The Adversary Proceeding was commenced by Pan Am and its Creditors Committee filing a complaint against Delta on March 6, 1992. The complaint seeks damages for Delta's allegedly wrongful failure to participate in Pan Am's reorganization, challenges Delta's right to receive repayment of *670 the DIP financing, and requests avoidance of Delta's liens and equitable subordination of the DIP financing. Delta filed a counterclaim under Fed.R.Civ.P. 13 for enforcement of the DIP orders as part of the Adversary Proceeding.[3]

Delta appeals the May 20, 1993 order of the Bankruptcy Court on the grounds that the order modified the DIP orders without authority under Fed.R.Civ.P. 60(b) (5) or (6) or under Bankruptcy Code § 105(a). Delta seeks a reversal of the May 20, 1993 order and a ruling that Pan Am must immediately repay Delta the $115 million, plus interest, due and owing under the DIP orders. Pan Am opposes this motion arguing that the Bankruptcy Court properly consolidated the motion for enforcement of the DIP orders with the Adversary Proceeding under Fed. R.Civ.P. 42(a), and properly modified the DIP orders under Fed.R.Civ.P. 60(b) (5) or 60(b) (6) or Bankruptcy Code § 105(a).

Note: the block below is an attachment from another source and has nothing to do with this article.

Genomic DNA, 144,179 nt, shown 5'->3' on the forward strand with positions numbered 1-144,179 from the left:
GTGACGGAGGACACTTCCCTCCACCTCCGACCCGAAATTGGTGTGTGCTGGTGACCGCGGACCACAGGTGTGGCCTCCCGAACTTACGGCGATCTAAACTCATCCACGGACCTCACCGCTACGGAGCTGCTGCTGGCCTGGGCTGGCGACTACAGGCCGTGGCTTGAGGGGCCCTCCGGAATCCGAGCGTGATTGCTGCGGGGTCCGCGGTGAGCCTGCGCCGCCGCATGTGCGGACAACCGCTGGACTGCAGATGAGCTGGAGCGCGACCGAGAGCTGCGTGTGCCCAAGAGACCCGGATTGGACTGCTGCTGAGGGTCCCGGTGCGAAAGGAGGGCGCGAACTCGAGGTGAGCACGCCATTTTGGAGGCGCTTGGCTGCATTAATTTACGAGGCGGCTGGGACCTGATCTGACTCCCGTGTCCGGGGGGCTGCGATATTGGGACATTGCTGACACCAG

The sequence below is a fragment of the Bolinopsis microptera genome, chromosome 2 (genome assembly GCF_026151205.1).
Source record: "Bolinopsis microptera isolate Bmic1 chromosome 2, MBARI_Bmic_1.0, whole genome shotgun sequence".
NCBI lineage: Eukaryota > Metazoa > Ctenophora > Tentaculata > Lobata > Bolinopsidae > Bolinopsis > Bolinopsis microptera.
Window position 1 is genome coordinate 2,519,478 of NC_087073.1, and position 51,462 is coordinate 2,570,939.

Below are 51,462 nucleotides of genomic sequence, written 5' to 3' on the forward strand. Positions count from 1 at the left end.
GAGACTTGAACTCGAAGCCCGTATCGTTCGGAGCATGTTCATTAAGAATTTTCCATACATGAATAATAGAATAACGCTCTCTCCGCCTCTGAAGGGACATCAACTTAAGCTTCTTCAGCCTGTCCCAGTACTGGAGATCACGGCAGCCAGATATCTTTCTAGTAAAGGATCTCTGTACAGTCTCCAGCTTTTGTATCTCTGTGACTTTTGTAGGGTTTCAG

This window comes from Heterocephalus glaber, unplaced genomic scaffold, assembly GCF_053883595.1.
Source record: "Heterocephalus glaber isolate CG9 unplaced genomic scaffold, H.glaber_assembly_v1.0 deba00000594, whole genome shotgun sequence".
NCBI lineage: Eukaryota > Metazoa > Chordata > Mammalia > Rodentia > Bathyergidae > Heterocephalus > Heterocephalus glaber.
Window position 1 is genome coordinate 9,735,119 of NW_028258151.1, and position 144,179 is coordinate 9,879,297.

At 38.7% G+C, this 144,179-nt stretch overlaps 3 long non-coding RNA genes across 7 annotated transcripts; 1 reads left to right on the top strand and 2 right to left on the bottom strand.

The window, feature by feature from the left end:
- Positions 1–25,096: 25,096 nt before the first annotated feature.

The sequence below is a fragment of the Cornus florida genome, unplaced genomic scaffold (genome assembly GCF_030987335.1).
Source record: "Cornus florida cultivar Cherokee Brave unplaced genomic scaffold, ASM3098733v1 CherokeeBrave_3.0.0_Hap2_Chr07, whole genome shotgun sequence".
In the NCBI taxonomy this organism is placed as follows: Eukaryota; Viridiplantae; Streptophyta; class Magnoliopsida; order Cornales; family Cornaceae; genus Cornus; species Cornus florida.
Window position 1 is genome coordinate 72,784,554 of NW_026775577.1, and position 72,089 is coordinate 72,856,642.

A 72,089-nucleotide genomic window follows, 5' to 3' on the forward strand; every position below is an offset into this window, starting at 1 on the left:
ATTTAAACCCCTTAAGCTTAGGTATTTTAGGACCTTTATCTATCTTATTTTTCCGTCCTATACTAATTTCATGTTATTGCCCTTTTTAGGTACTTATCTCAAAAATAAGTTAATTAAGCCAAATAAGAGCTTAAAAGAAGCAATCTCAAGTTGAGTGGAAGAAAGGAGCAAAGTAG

I. The Bankruptcy Court's Order of May 20, 1993

In the order of May 20, 1993 and in the transcript of the May 6, 1993 hearing preceding that order, Judge Blackshear did not articulate his reasons for deciding to consolidate the motion with the Adversary Proceeding. During oral argument he indicated only that he was consolidating the motion under Bankruptcy Rule 7042 which makes Fed. R.Civ.P. 42 applicable to adversary proceedings. At the hearing on the motion for leave to appeal, Judge Kram found that since Judge Blackshear's order was based on Rule 42(a) he would have had to make a finding that he had the power to modify the DIP orders under Rule 60(b) or Section 105(a) of the Bankruptcy Code. Judge Kram concluded that:

 By holding that the determination of the motion and the cross-motion requires a full and adequate evidentiary hearing the bankruptcy court necessarily concluded that the debtor in possession orders were subject to modification under federal Rule 60(b) (5) or 6 or Section 105(a) of the bankruptcy code.

Transcript of oral argument held on June 22, 1993, at p. 19. Judge Kram found that "there are substantial grounds for differences of opinion as to whether the DIP orders may be modified pursuant to those sections." Id. at 20.

II. Fed.R.Civ.P. 42(a)